Once at the dock the clean-up began in earnest. We had so much salt water in the cabin from a small leak in the toe rail over the fridge that we decided the best course of action was to hose off all the cushions. This is a drastic measure rather like hosing off the couch so it was not undertaken lightly. They’re still sopping wet as we write but hopefully with some sun today Ian and Kathy won’t have to sit on wet cushions when they come to dinner tonight. (Turns out the two big cushions are open cell foam - like a sponge - and it will probably be a week before they're dry. Ian and Kathy sat on the cushion with a shower curtain for protection..)

We did all our urgent dock jobs, took a shower (!) and then headed off to the anchorage. We thought we needed to go to the consulate and then wait a couple of weeks to get our Australian visas but we were informed at the consulate that the visas could be completed on line. That was easily done, so we have our visas for Australia. Now we’re just working on the projects that put themselves at the top of our list on the last passage, exploring here a bit and then getting ready for the 1300 mile passage to Cairns, Australia.

Ginger had an adventure across town yesterday afternoon with Kathy that involved an hour walk back to the dinghy in a tropical downpour. Every stitch of clothing was soaked and the temps are cool enough that back on Marcy it was time for some very warm clothes. The trip itself was a success and some copper foil was obtained. Having spent much of the day in unsuccessful attempts it was a good find and the ground for the radio antenna will be reconnected today. Radio is important to us and without the copper we had no radio and no radio email! Internet is slow and expensive here so we may not have many photos until we get to Oz.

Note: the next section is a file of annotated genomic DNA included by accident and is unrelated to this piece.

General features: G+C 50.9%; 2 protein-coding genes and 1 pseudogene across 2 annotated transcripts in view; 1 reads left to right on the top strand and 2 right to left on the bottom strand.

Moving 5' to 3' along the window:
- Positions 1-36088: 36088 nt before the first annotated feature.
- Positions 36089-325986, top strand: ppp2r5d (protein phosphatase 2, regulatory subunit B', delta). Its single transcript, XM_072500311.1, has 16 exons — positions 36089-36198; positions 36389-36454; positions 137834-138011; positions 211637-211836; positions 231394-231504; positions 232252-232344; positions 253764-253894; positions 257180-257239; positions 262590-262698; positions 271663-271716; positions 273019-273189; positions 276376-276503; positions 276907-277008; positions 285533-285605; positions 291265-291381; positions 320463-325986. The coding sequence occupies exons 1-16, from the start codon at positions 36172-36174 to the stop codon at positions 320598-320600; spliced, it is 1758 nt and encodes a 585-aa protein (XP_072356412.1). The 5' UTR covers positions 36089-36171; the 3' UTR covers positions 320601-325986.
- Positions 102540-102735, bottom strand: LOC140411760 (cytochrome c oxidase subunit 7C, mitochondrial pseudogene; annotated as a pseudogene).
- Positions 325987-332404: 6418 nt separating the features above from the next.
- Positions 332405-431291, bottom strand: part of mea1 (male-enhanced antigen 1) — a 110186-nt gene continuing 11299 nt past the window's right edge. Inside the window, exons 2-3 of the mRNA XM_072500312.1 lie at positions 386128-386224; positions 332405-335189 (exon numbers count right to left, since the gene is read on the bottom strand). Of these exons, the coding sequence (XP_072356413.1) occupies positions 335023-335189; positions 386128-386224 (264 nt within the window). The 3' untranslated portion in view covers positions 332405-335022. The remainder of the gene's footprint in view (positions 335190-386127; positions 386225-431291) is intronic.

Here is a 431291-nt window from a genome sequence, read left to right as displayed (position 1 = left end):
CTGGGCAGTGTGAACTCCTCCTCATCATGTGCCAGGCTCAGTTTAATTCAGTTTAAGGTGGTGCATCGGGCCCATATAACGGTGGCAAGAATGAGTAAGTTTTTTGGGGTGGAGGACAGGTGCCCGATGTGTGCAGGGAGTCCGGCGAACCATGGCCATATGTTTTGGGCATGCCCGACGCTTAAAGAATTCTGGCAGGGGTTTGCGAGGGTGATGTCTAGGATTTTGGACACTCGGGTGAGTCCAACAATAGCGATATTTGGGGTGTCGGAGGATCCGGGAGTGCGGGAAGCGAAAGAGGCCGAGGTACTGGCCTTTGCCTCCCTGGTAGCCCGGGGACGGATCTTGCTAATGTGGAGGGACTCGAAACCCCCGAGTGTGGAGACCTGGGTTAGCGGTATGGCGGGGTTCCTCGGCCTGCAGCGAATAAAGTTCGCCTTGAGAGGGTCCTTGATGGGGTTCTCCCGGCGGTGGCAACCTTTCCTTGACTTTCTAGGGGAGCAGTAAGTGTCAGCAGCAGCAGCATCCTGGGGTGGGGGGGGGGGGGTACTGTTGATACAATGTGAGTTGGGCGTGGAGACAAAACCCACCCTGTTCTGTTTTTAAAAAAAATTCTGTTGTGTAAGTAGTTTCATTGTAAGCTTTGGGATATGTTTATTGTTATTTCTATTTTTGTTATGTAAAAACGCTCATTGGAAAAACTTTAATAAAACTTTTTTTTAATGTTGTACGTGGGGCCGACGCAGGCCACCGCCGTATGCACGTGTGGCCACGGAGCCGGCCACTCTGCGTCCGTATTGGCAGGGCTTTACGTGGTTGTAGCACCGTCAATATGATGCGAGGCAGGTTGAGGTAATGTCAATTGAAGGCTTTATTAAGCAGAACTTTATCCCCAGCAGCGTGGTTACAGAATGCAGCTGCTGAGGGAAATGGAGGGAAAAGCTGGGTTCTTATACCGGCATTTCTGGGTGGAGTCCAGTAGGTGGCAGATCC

It’s great to be back in the tropics enjoying fragrant papaya, moderate temps and clear blue water. We can hardly wait to get away from the big city for a swim!

Our big news from home is that our daughter Lisa is going to nationals again this year with the UW Ultimate Frisbee Team! The UW team (Element!) is ranked first in the US and it’s an exciting time for her as it’s her last year of playing for the team before graduation this spring. This is the second time at nationals for her and this year Lisa has been nominated by her team for two prestigious awards. Read about it here:
We’ll be there in spirit to cheer her on, and we’ll check the scores from here with our precious internet time (at: www.upa.org)to see how the team is doing.


Thursday, May 08, 2008

Heavy Weather for Marcy

We spent the afternoon and evening of the fourth day on passage to New Caledonia preparing for a gale the weather charts have been warning us about for a couple of days. We tied in the third reef in the main (used only once before) and set the staysail. We double lashed everything on deck - the deflated dinghy, the water generator propeller and towline, outboard fuel tanks, and the rolled up awning. When we finished all this, we sat back to admire our work. We felt a little foolish jogging along